Newspaper Page Text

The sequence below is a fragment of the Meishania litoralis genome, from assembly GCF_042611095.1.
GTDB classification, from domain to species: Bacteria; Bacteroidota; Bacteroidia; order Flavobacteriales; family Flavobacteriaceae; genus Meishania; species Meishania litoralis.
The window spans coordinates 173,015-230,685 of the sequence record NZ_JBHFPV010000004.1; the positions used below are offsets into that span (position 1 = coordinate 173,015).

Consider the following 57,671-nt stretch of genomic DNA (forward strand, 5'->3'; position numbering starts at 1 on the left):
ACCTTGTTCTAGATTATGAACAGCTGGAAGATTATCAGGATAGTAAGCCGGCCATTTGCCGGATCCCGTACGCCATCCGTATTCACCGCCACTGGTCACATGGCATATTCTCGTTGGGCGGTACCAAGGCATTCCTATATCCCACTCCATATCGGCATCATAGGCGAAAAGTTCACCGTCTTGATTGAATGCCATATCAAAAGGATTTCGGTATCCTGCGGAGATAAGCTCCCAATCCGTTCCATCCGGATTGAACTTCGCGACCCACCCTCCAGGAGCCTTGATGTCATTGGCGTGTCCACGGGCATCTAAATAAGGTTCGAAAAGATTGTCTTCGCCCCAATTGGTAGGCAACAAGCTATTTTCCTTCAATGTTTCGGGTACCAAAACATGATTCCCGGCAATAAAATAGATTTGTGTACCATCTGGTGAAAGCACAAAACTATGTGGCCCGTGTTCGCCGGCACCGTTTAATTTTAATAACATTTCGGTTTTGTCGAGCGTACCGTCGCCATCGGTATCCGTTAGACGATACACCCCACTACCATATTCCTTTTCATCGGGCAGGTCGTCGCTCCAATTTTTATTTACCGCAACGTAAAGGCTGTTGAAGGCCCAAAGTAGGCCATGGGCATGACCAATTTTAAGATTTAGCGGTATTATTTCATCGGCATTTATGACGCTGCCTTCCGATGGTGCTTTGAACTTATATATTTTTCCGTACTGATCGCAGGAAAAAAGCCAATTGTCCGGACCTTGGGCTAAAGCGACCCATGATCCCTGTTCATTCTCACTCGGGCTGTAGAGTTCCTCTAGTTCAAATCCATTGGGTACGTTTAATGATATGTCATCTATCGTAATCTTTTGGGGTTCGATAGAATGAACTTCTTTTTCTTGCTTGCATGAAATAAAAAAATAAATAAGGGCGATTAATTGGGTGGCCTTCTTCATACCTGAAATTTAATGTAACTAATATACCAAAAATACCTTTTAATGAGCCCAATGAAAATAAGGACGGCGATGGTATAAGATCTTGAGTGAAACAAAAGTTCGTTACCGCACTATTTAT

j DRESS SHIELDS f A Special Selling Saturday of I Dress Shields, Sanitary Goods * /pillSK HHIII ,i»s \\ Hll.K OTTERED AT VKRY UN- M * USUAL IM'.KKS are nevertheless guaranteed quality S and will gr»e entire satisfaction. Owing to the uncertainty ■ of the dye nitunUon, It behoove* everyone U> wear dress • ahlelda and eliminate the chance of ruined garments. These m ilrms— % Pine quality nt«am cured ualntM>ok covered, wawhable 1 Er» C dreM KhliliK In sixe* 3 and 4—very Hperial, pair.... Uu m Kmpreas Silt. shleM*. very fin.- shields in regular It. V shape and in sizes it and 4—very special, per pair.... IJ v V Hleeve-on Garment Hhields, with net sleeve—fine quality • and waahable—glses 8, 4 and 3—very special, ORf S per pair tub • Kiatttlc Sanitary Belts—made of Uie double covered elastic X webbing—medium nnd large nI/.<'*— IRp * very special, etich I Jl» X Fine quality Banttary Aprons, a r»-«lly fine 9Rf* B valuer—very special, each J a.wv V —Broadway Floor I SKE& I A INCJ of new want , d J sue kerchlef—la^t col g neckwear—<-omc Uke your oretl d«"*8»* — •>*> I*"*11 * choice of i in- 1 Qj» whlt« —your choice OR ft . 1 , lot at IJO Hatuiday at LJO . . —Broadway Floor —Broadway Floor ; BROADWAY BALKS BOOTH A ', Silverware, Jewelry j i■ ' 1 /\XCK AGAIN WE ARE OFFERING for quick Helling on ; " Broadway Kale* Itooth A a gr«'at assortment of wanted, ■ useful items in HUverwaie, Jewelry, Combs, Hair Orna- ■ nientH, Yhhcm, Jewel Balna, l.a Yalliei-N, Beads, Parses, Cold i Meat Korku, Berry S|u><>ii«. (jravy Ladles, Whip Cream ; Ijadlew, Maii'iiiii-i- l.«. Hi- and hundreds of other useful n'l't '. pieces and ii<m- for your own personal use. You will also \ find included a limited mihulmt of Bon lion l>Klu--., with ' Tongs, Mhi mi. In ill- .liu-. with Hpoon and l.i-num Dishes with • Kork, similar to the piece* illustrated above. Come tomor- ; row and take your choice of this wonderful AQn lot at, per piece WSv ', Also a very Big Lot of Special *y t r ! Values at, per each £D\j ; —Broadway Sales Booth A " Thousands ol Holland Flower Bulbs \ Select Varieties, Imported Direct ; Offered at Exceptionally Low Prices SI.NCK THK OI'TBKRAK OF lll'T \\ \l:, Holland has been ■ obliged to -• ml |>i;«i tirullv her entire output of Bullw ' to Ameirica, and the Rhode* Store has been one of the larg- ' est distributor* of these Bulbs in this country. • This season we have Imported mow largely than ever before, I and we Import direct. We not only have much better vari eties, but we believe you will find our pric«'» the lowest of ' any—not a cent higher than last year. Here are a fen of the many kinds— Single Tulips Single Hyacinths Crimson, pink, red, yellow, (Jrand Maitre, bluet Norm a, White and varigated—l">f pink: 1/Innocence, white— ; [>er dozen. priced 00c per dozen. . „ Dou^ le I^l Single and Double : \ ellow, red—priced 20c per i dozen. Hyacinths Darwta Tulips mixed-priced M|lk wh||# mA bl||e _ . lOc ,>er dozen. |wlced 45c , Single Narissus flropna ; Kiii|H>mi' I—Pneticus Orna- VIULUB , tus—lsc per dozen. Blue, white, striped yellow . Double Narissus ~lOc *• ao/en' i Allto I'heno Odorato— Me Spanish Iris—lOc per dozen, i I>it dozen. —Fourth Floor I BROADWAY SALES IICK>TH X ; Great Sale of Canned Goods, : Fruits and Vegetables ; FANCY SLICED PINEAP- FANCY JINK SI'GAR PEAS ' . pijj No 2U cans — re- — reduced for this sale to, ' duced for this sale to. per P*r.«" 14c: PKU ti RR can 16c; PEK fi QC IK>/KN cans * I "03 DOZEN CANS $liOU FANCY WHITK HTAU MINCED CLAMS — extra FANCY MAINE BTYLK quality—No 1 cans—reduced 81GAR CORN—reduced for for this sale to, per can lie; th | s Ka j e to, per can lite; PER DOZEN »1 Oft per DOZEN •< At\ FANCY ASPARAGUS or AS- CALIFORNIA SLICED PARAGIH TIPS — reduced PEACHES—No. BH cans— , for this sale to TWO CANS reduced for this sale to, per for 45c; DOZEN fO CX •»'« '-« : l« •»<«- C 1 Aft CANS for #£iO3 | EN CANS $ I itU Also many other bargains In Canned Goods that we haven't 1 taken Urn spare here to emnmerate. Many of these items ] are quoted at present wholesale prices or even lem. Better ' supply your need* for the winter right now for Canned < , Goods will be much higher undoubtedly. Buy them by the | dozen—you'll Bare money. —Broadway Sales Booth X Rhodes brothers ; h Ev«y DeUU Ttcoma'i Lading Retail fttitriinhmwl [JEST YOU FORGET, IT'S HUGHES DAY Friday has been set as "Hughei Day" throughout the state. U B. Senator Wusley L. Jonei wll •peak at the Taeonoa theater ai Jjftttmtrt Tacoma and Rat* Kualelpal CMk, T*o» bk TftL ■:•% Il:«* a. «•; l:M Maw &mtJSrnSfik. I4ti 8 o'clock. W. H. Paulhamus will speak at the South Tacoma shop* at noon, and meetings will be held tonight at Arietta and MJlton. McBRIDE TO COME HERE SATURDAY Progresses should support Hughes, according to Former Governor Mcßride, who spoke at Hughes campaign headquarters Thursday, before leaving for Van couver. Mcßride will spend Sat urday In Pierce county. PANTAGES HKRBRRT LT/OYD St 00. lIKOIAM * VOOLIOTTI FOUR KBXKKN—CIIIN(X) *-THE CHI.MSOK NTAIN"—NO. S AND THKKE OTHMK ACM "THE IDYL OF TWIN FIRES" By Walter Pritchard Eaton. Copyright 1914-15, by Doubleday, Page & Co. Next Week "Shea of the Irish Brigade," by Randall Parrish. I (Continued From Our Last Imus) : T WBNT into tha south room, and I sat at my dssk answering some I lsttsrs, while 1 waited for din ! ner. Prssently I heard the front I door open vsry softly. 1 knew It j must b« Miss Qoodwln. 1 waited 1 for her to enter the room In a ; pleasant tingle of expectation. But ! the did not enter. Several minutes ! passed, and I got up to lnvestl- I gate, but there was no sign of her. i The front door, however, stood j ajar. Then Mrs. PUUg called j "Dinner!" ; I walked into my dining room, ' and sat down at the table. Be ! side my plate was the familiar, old I fashlomd silver I had eaten with' i when a boy, and the sight of It j thrilled me. i Then I spied the centerpiece—a : glaii vase bearing three freah iris ' from the brookslde. Hers was ! the secret, then, of the open door! ( Mrs. Pilllg came in with the plat i ter of eggs and bacon, and she, i too, spied the flowers, i "Well, well, you've got yourself a bookay," she said. "Not I," was my answer. "They Just came. Mrs. Pilllg, there's a fairy lives In this house, a nice. | thoughtful fairy, who does thlng» like this. If you ever see her, don't be frightened." Mrs. Pilllg looked at me pitying ly. "I'll bring your toast and cof fee now," sin' said. Out on the porch I nould see Peter playing with Buster. Before me stood the purple iris blooms, and spoke of her whose thoughts of me were so gracious, so delicately expressed, so warm ing to ray heart. The spoon I held bore my moth er's initials, reminding me of my I childhood. I looked thru the wln | dow as my last spoonful of des sert was eaten, and saw the sky breaking into blue. I folded my new napkin, put It ; into the old silver ring which bore th« word "John" on the side, and rose from my first meal in Twin Fires. "I hare a home again," saiil I, aloud; "I have a home again after ten years!" Then I went up the road toward 1 Bert's to deliver my invitation to ■upper for the following evening. CHAPTER VII. The First Lemon Pie The next day Mrs. Pilllg was nervously busy with preparations for the feast. I worked at my manuscripts un til 5 o'clock, and then went up to i makp myself ready for the feast. For some reason, I went Into the I spare room at the front of 11> ■ > , house, and, glancing from the wln ' dow, saw Miss Stella stealing up , thru the orchard, her hands full of flowers. She peeped Into the east win dow, saw the coast was clear, and I h-sard the front door gently opened. I tiptoed to the head of the stairs, and listened. She was In the south room. Presently I heard voices. "Sh!" she was cautioning, evi dently to Mrs. Pillig. When I came downstairs, there were fresh flow ers on the mantels, a bowl of them on the piano, and a centerpiece in the dining-room. I smiled. "That fairy's been hero again." said Mrs. Pillig slyly. "Gave me quite a start." Promptly at seven my guests ar rtvei. Bert was in rare form that evening, and kept us in gales of merriment. Mrs. Pilllg brought the soup and meat with anxious gravity, set the courses on the table, and then stopped to chat with Mrs. Temple, or to listen to Bert's stories. She amused me almost as much as Bert did. It was a family LEGAL NOTICES. NOTICE OF NOMINATION. Notice Is hereby given to the qualified voter* of Pierce County, Washington, and the Precincts therein, and to all others concerned, that the following nominations for the various offices to be filled at the next General Election, to-wit: Tuesday, November 7th, 1916, have In 'accordance with Chapter 209 Session Lawn of 1907. I Chapter 82 and !:>32 of Session Laws of 1909 of Washington, the sumo being "An act re 'latlng to regulating and providing for the nomination of candidates for i public office In the State of Washington, and providing penalties for the violation thereof and dc-i-larlns an emergency," approved by the Gov ernor March 16, 1907, March 12, 1909. and March 22, 1909, and Chapter 101 Session Uwi of 1111 relating to nomination of Supreme Court Judges and Superior Court Judges, approved March 17th, 1911, and Chapter 131 of Session Laws of 1913. facilitating the operation of the Initiative and Referendum approved by the Governor March 21st, 1913, and acts of the Legislature of February 21, 1111, March 17. 1911. and March 19, 1911, ' respectively, relating to Amendments to the Stale Constitution and Chapter IS of Session Uwn of 1915, relating to Registration, Chapter 188, Session Laws of 1916. relating to Absent Voters' Law. UNITED STATICS OF AMERICA. STATE OK WASHINGTON. OFFICE OF THK KKCRETARY OF STATE, OLVMPIA. TO THE AUDITOR OF PIERCE COUNTY: I, I. M. Howell, Secretary of State of the State of Washington, do hereby certify that the following named persons have been regularly nominated by the designated parties, as candidates for the office set opposite their names, and that the party affiliations, the addresses of candidates, and the order of the different PAIITY filings that are to be printed on the official ballot for the General Election to be held Novem ber 7, 191*, are as follows: REPUBLICAN TICKET. Warren H. Lewis, Seattle Luther P. Weedln. Coupevllle Presidential Electors.. V/.V.Oeorge' E. FinYeV. Flnley (Ben ion County) J. Henry Smith, Okanotr&n Richard M. Buttle, Seattle J. A. Perkins, Colfax United States Senator Miles Poindexter, 924 X Indiana Aye., Spokane Representative in Congress, Ird District Albert Johnson, Hoqulam Governor Henry Mcßrlde, 341 Klnnear Place, Seattle Lieutenant Governor ...Louis F. Hart, 617 No. Oakes St.. Tacomi Secretary of Htate I. M. Howell, Tacoma Hotel, Tacoma Btate Treasurer W. W. Sherman, 115 W. 10th Bt., Olympla Slate Auditor C. W. Clausen, 20S 15th St., Olytnpla Attorney General W. V. Tanner, S4O SOth Are., Seattle Superintendent of Public Instruction ,' Josephine Corliss Preston. «01 E. Main St., Walla Walla Commissioner of Public Lands.Clark V. Bavldge, 1211 Adams Rt., Olympla State Insurance Commissioner H. O. Fish back. A ana State Senator District comprising the counties of ># ...., ••••■•• DEMOCRATIC TICKET. D. M. Drumheller, Spokane George F. Chrlstensen, Stevenson «_ Ll ' C. C. Brown, Castle R«eli Presidential Electors.. Francis Donahoe, Chehulls .G. W. Hoxle, Leavenworth Joseph A. Sloan, Seattle A. T. Stream. Naheotta United States Senator George Turner, 025 7th Aye., Bpokane Representative In Congress, Ird District George P. Flshburne, M 7 North I St., Tacomi Governor Ernest Lister, 406 North X St., Tacoma Lieutenant Oovernor Thomas Lally, 196 W. Bth St.. Spokane Secretary of Btate J. M. Tadlock. 20S Sams St.. Monroe Htate Treasurer George J. Gaivln, 402 W. Pine gu Centralla State Auditor Otto A. Case, 1911 Walnut St., Seattle Attorney General.Henry Alberts Mcl^ean, 4214 Tenth Aye., N. E., Seattle Superintendent of Pul.llo Instruction , 3- H. Morgan, 301 K. 10th St., Kllens'burg Commissioner of Public Lands Robert B. McFarland State Insurance CominUslotiftr J. If. Hemer, S2l Cedar Bt Seattle State Senator Dlstrlot comprising the counties of PROGRESSIVE) TICKET. '"' United State* Senator..,. .Waller J. Thompson, Gravelly Lake, Ttcoma Oevernor .Tames K. Bradford, 1(21 Harvard Ar*., flenttll Secretary of State Frank A. Rust, 901 Jefferi>o» St. Seattle CoßiralssUnor «| Yafclle I,ands Joe gmlt-U. i 7»« au«« i v > «u>«<Ui THE TAOOMA TIMES. party with the waitress Included. Then came the lemon pie. "Now there's a pis!" satd Mrs. Pilllg. setting It proudly before me. I picked up my mother's old ill rer pie knife and carefully sank it down thru the two-inch mass of puffy brown meringue spangled with golden drops, the under layer of lemon-yellow body, and finally the flaky, marvellously dry (mil tender bottom crust. "Mrs. Pilllg," said I, "pie is right!" "Marthy," said Bert, smacking his lips over the first mouthful, "If you could make a pie like this, you'd be perfect." "If I could make a pie like this." said Miss Ooodwln, "I should re sign from the dictionary and open a bakeshop." Mrs. Pilllg stood in the doorway, her thin, worried face wreathed In smiles. When at last my guests started for home I escorted Mlas Goodwin. The four of us walked up the road in merry mood, and the older folk left the girl and me on the porch. Neither of ua spoke for a long moment. Then I said abruptly: "You've only come to my house wearing a fairy oap of Invisibility, since I moved In—till tonight. Won't you come tomorrow and walk thru the pines? The thrush won't sing for me alone." "Yes, I'll come —for the last time," she said softly. "Why for the last time?"' I cried. "Because I'm going back to the I's, or the J's, on the day after," she answered. "Ob, no, no, you mustn't!" I ex claimed. "You are not well enough to go back. You are Just beginning to get strong again." "Strong! Why, my hands are as calloused ag yours," she langhed, "and about as tanned." "Let me feel," I demanded. She hesitated a second, and then put out her hand. I took It in mine, and touched the palm. Then my fingers closed over It. She did not Attempt to withdraw It for a long moment. The hand slipped out of mine. She rose, and we moved to the door. "The path tomorrow, at twilight," I whispered. She nodded, and suddenly she was gone. All that next June day I worked in my garden, in a dream. My mind was not on the task. Over and over I was asking myself the question, "Do I love herT What permanence Is there In a spring passion? How much of my feeling for her Is passion, and how much Is sympathy, even pity?" Over and over I turned these questions, while my hands worked mechanically. And oven and over, too, I will bo honest and admit, the selfish bachelor habits Imposed their opposition to the thought of union. I had bought the farm to be my own lord and master; here I-was to work, to create masterpieces of literature; to smoke all over the house, to toll all night and sleep all day if I bo desired, to maintain my own habits, my own lndlTldual Ity, undisturbed. "All of which means," I thought, "that I am not sure of myself. I must wait." I went to the house, changed my clothes, and hastened up the road to meet her, curiously eager for a man In doubt. She was coming out of the door as 1 crossed tbe bit of lawn, dressed not in the working clothes which she had worn on our gardening days, but all In white. She smiled at me brlgbtly and ran down the steps. "Go to New York—but see Twin Fires first," she laughed. "I'm all ready for the tour." I had not expected so much light ness of heart from her, and I was a little piqued, as I answered. You don't seem very sorry that you are seeing It for the last time " She smiled into my face. "All pleasant things Uave to end," she said, "so why be glum about it v "Do they bare to end?" laid I. "In my experience, always," she nodded. I was silent My resolution, which I confess had wavered a little when she came thru the doorway, was flied again. Juat the light banter In her tone had done It. We walked down the road, and went first to take a look at the lawn and rose trellis. "It will be T*ry lovely another year, when the vines have covered It," she said. "The lawn will look like a lawn by then, and possibly I shall have achieved a sundial plate," I an swered. "Possibly you will," said she, with a suspicious twinkle. We moved on, around the bend by the road, and back Into the dusk of the thickest pines. We walked on to the spot where we first had met, and where first the thrush had sounded for us his elfin clarion. There we stopped and listened, but there was no sound save the whis per of the plnt>s. And then, as we waited, our eyes meeting, suddenly he sang, far off across the tamaracks, ons perfect call, and silence again. Har face was a glimmering ra diance in the dugk. Slowly my face sank toward hers, and our Upn met Another Instant, and she stood away from me, fright In her eyes. Then, as luddenly, she laughed. "John Upton," she said, "you are a bad man. That wasn't what the thrush said at all." "I misunderstood," said I, recor erlng more slowly, and astounded by her mood. "I'll not reproach you, since I, a philologist, misunderstood for a second myself," she responded. "Now I must go home to pack my trunk." "Let me drive you to the station in the morning," said I, as we emerged from the grove. In this sudden strange, calm intimacy, when no word had been spoken, and I, at least, was quite in the dark as to her feelings. She shook tier head. "No. I go too early for you. You —you mustn't try to see me." For just a second her voice wav ered. She stopped for a last look ai Twin Fires. "Nice house, nice garden, Dice brook," she said. Then we walked up the road, mid, at Bert's door, she put out her hand. "Good-bye," she said. "Good l>y»," I answered. Her eyes looked frankly,lnto mine. There was nothing there but smiling friendship. The fingers did not tremble In my grasp. "I shall write," said I, controlling my voice with difficulty, "and tsend you plcturei of the garden." "Yes, do." She was gone. I walked slowly baok to my dwelling. I had kept my resolution. Yet how strangely I had kept It I All had been so sudden —the klis, her springing away, her abrupt, astonishing laughter. She had thought it, per haps, but the mood of tha place and hour, and understood. That was fine, generous! Few women, I thought, would be capa ble of it. Yes, I had kept my res olution—and I felt like a fool, a happy, hopeless fool! CHAPTER VIII. I Go te New York for ■ Purpose I shall not here recount the events on the farm during the LEGALNOTICES LEGAL NOTICES State Insurance Commissioner L. L. Snow, R. F. 1). No. 2, Oljrmpla State Senator District comprising the counties of PROHIBITION TICKKT. j Salome it. I.litv. Seattle Walter F. McDowell, Olympia John Anderson, Spokane Presidential Elector*. L. Stanton, Brllln&ham E. B. Crary, Aberdeen R. M. Shoemake, Ellensburg C. C. Grldley, Vancouver United State* Senator Joseph A, Campbell, Seattle Governor A. B. L. Orllerman, Tacoma Lieutenant Governor Nettie Hallonbeok, Taooma Secretary of State W. J. Warren. Seattle State Treasurer Mary M. Wade, Seattle State Auditor I*. A. Thompson, Seattle Btate Senator District comprising the counties of SOCIALIST TICKET. Marie Nielsen, Tacoma 1.11 nra M. House, Spokane Helen Camp, Tacoma Presidential Electors. Bertha Ziets. Snohomish Allen Brooks, Algona i Bonner Bartlett, Edmonds Kate Sutton, Tacoma United States Senator Brace Rovers, Seattle Governor L. B. Katterfeld, Brerett... Lieutenant Governor Katherlne H. f.'odgins, Everett Secretary of State James Grant, Spokane State Treasurer Mary Stevenson, Ortlnu State Auditor E. K. Owsley. Colvllle Attorney General M. J. Schwartz, Belllngham Superintendent of Public Instruction Frances C. Sylvester, Olympta Commissioner of Public Lands Frank Cort, Everett Htate Insurance Commissioner P. J, McKay, Dcs Molnes State Senator District comprising the counties of BOCLALIBT LABOR TICKET! . .'iotfrlod Oustafson, 214 Ist Aye. West, Seattle ..Jerry E. Bulllvan, 4801 9th Aye. South, Seattle ...John C. Schafer, 4802 »th Aye. South, Seattle Presidential Electors Leslie H. Sawyer, 1710 Colby Aye., Everett Arne Hage, 2236 North 27th St., Taonma Fred Kurtzman, 215 Wohe Aye., Pasco Andrew P. Andernon, 4408 Pittaburg Ht., Spokane Governor James E. Rlordan, 1911 East Thomas St., Seattle State Senator District comprising the counties of NON-PARTISAN Jt'DICIART TICKET . . . „ . _ _ / Emmett N. Parker, 1557 Columbia Judges of State Supreme Court. I St., Olympia. Six-Tear Term f Mark A. Fullerton, 10th and Main 1 Hts.. Olympia. (Three t« Be Elected) f Geor R « FI. Morris, 22S 14th Aye. N \ Seattle. Judge of State Supreme Court. ( Four-Yfar Term . J- Stanley Webster, 2«tl W. Boone (One to Be Elected) ( Aye- BP"'""* ( To Be Eleetrd) 1 V Judges of the Superior Court for the Judl- J clal District composed of 1 * *", "' • *\" **' I Coilllli.'S \ v. .\... IN TKHTIMONT WHEItBOF, I liavo hereunto se> my hand and >f ' fixed the 8<>»1 of the Btate of Washington, at Olympia, this 17th day \t \ October, 1»1». \ I. K. HOWELU 8«» l) sKrrptary of Btate, 1 I, Thos. N. Morris, County Auditor, la and for Fierce County, Wash-] weeks which followed Mlas SteV la'i departure.. They did not par ticularly Interest me. I had written to her the day aft er she bad departed, but no reply came for a week, and then only a brief little note. I, too, watted a week —tho it wai hard—and then anawored, ■'ndlng gome photographs. Again she answered briefly, merrily, conveying her e«peotal regards to Buster. 1 sat, the evening after this let ter arrived, in my big, cool room, with Buster beside me, and thought of her down there in the swelter of town. I pulled my pad toward me and wrote her a letter. It read: Dear, Nlc* l-ady I'm ljrln* h*rt on th* rug. Mr tall quit* tired afUr a hard day* work, looking up la Xr Jaha'i fact, liv !»•■• la kind of »lura and hl» •yn aort of faraway looklni" 1 don't know what'i th* matttr with him. He* b*en that way nlfhta for two or thrM vuki now, «hteh make* rot ud; only ha (net to th* poatofflc* often, which make* m* (Ud. vaue* I lov* to walk or to run behind the buffer, and thera'a a colll* pup on th* way who la very nlc*. What do you euppna* la the troubleT Sometime* h* foea to th* brook and alt* on a aton* by tha pool th*r*. whll* I a*o wadlnc and «■■( my atummlck wet and drippy and cool. I wlih you'd com* back. I am youra wa»»lahlr "Her*, Buster," said I. The pup rose and snuggled hla nose Into my lap. I picked him up, held his forepaw firmly and put some Ink on It. Then I held the paper below It, prensed the paw down, and made a signature, wip ing the paw afterward with a blot ter. I sealed and addressed th* letter, and went to bed. A few days later a box came ad dressed to Buster In my care. I opened It In Bnster's presence. On top was a small package labeled "For Rimter." It proved to be a dog biscuit, which the recipient at once took to the hearth and began upon. Beneath this was a note, which I opened with eager fingers. It began: Darling Buittr: Tour »igrlih eplatl* reoelved and content! notid. Tou ace. Dear Buster, Master John liaa (at Twin Flrea ao far under way that lia doean't work at It all the tlma, ao In , ought to ba at bla writing of atorlea. Ha lent doing that, la heT Won't you pU>aaa i tall him to? Tall him that'a all th* | trouble. H* haa a. raactlon from hi* I rirat farming anthualaam, and doean't reali»e that th* thing to do la to go to work on the new line Ma Una. For It la hla line, you know, Buater. Underneath Ihla you'll (Ind iomethlng | to glva him, with my brat wlahxa far ■ aunahln* on the dear garden. FTKT.T. \ P. I.: That la a nlca pool, lan't It? I sat on the floor, with the let- . ter.in my lap. smiling happily over | it. Then I took the last paoksge out of the box. Removing the pa pers, I held in my hand an old bronze gundlal plate, and upon It, freshly engraved, the ancient mot to— "I MARK ONLY SUNNY HOURS" My first thought was of Its cost She couldn't afford it. the silly, generous girl! 1 ought not accept it. Yet how could I refuse? I j couldn't. I hugged It to my heart, and fairly ran to the dial post, Bus ter at my heels. Then I went to the village and j sent a day letter to Stella. "Bus- i ter sending me to thank you," it .read. "Meet me Hotel Belmont 6 tomorrow. Sold over a bushel of . peas today. Prepare to celebrate." The train was hot and stuffy, and we were all sweltering in tlie Pullman by the time New York waii reached. As I stepped out of the Orand Central station into 42nd st, my ears were assaulted by the unaccustomed din, my nose ■ by the pungent odor of city streets, \ my eye* smarted In a dust whirl. it'n my liiiert was pounding with Joy and expectation as I hurried across the street. (Concluded In Our Next Issue) Saturday Specials *-*--^ll^J--.- -—— ..—~T— —- m~ . ■ i ~. ■ - —— -m— ' ■ . at Tacoma's New Store 4fc? A Special Showing of Coats for &*JA^ Women and Misses, Saturday at £g(SI IP' U'e'ra k<>l"k to emphasise Mod*"-Ari mi- Vyß ft premacy in stylo and value giving ulth thin Hk line of niimi-ii's and misses' coats at thin Jfl In very moderate price. The collection ■< i<- MX m§L ''•*••" '■• """ season's favored sty lea in Wool 4£eETnß llffl Velours. Kerseys, Broadcloths ami Noveltj Hg uL MUturea. Tb« style assortment include* a^S II I rull lenKth models with lull Hate or pleat- P <N| ''"'■'•' belted fl"°"t. »»«-l«"-«-l all aiound and sii-jiiuli< line I<h.~.c effects. The colors 17 11/ are navy, brown, grceo, black and mix rV \l\ Women's and m4<t«e«' ni;tes— "^OO Kfl " M Saturday, extra special $LLiJU Women's and Misses' Hats -^^j^ff^k Special Saturday $2.95 The greatest value we've yet offered lnl«r°~ll ~ ILUa—a smart collection or the season's^ ♦/ chic style* Uiat we've been showinie at Jri'sJ^Ute price* up i" $tt.7.-i. All New Models In w?ttFp&f*Sr^ I the popular colors. Your choice of n^ T-KTregL£7^l large ansoi Uncut— QO QC TH-fr-i-ITi—-► • SaturtlHy J|| LJiTfliniuii*^ a , , imm . — :-' airls' Coats, Saturday Children's Hats, Sat s7.so urday $1.93 A special assortment of the Children's Velvet and Plush latest styles in girls' coats. Hats In the season's popular featuri.i X ■»£■£>*•*•* shapes and colors, including and kerseys m belted, box ...i.l empire h»ck models. I'ol- red. W"* 1. If I***". r«« p. "rown, ors are navy, brown, black black and white; values in and mixtures; sizes arc (I to the assortment arc up to 14. Hat urday C 7 CA $4.« M> —Saturday, ' * j QQ special $I ■ wll special S» Ii wO 3. F. NUiril, President. j 939 941 BROADWAY __ _ mi , i | f — I i I, _ _ iii ■ ■■■ — . " ', ' "." 2 LEGAL NOTICES LEGAL NOTICES iii&toii, do hereby certify that the following named persons have b*cn regularly nominated by the denlgrmted partlen ,i» oandtilntcs for tlie office* «et above their re»pertlve name*, imj the piuty nfflllutlon (ex cept Non-Partlsan) and the order of the different party filings are a» follows St'PNRIOR COURT. Non-Partlsan Judiciary Ticket. (Vote for One.) Erneit M. Card Majority Candidate Minority Non-Partlxun Candidate!. (Vote for Three.) W. O. Ohapman DeWitt ML Evans C. If. Baaterdar 'Tohn D. Fletcher M. L. Clifford Frank D. Nash (Continued on Page 6.) TAKE THE INTERURBAN Tacoma and Seattle ri • A two-car limited train O 61* VIC 6 leaves Tacoma for Seattle every hour from 7:35 a. m. to 6:35 p. m.; then 9p. m. A similar train leaves Seattle for Tacoma at 7:30 a. m., 9a. m.; then every hour until 7 p.m.; then 11:10 p. m. No other service between the two cities even approximates this frequency. You can leave Tacoma for Seattle and return at nearly any hour of the day that suits your convenience. T attt T?n V A A charge of $1.00 is i-iOW rdX (3 made for the round — trip between the two cities. A valid transfer from the city line to the interurban will be credited on the cost of the round trip ticket, and transfers are given to the city lines at both terminals, making the ac tual interurban fare but 85c. Qv\r\ r\ A ** takes our limited trains but OP"C/U 70 minutes to make the full — distance. This means tha,t you can start from Tacoma at 1:35 p. m., arrive in Seattle at 2:45 p. m., transact such business as you may have, and return on the 5 p. m. train and be in Tacoma for dinner at 6:10 p. m. If you desire to attend the theater or other en tertainment in Seattle at night, take the 6:35 p. m. train, arriving in Seattle at 7:45 p. m.; then returning to Tacoma on the 11:10, you arrive at Tacoma at 12:10 a. m., in time for practically all city cars. Puget Sound Electric Railway Friday, Oct. 27,101*.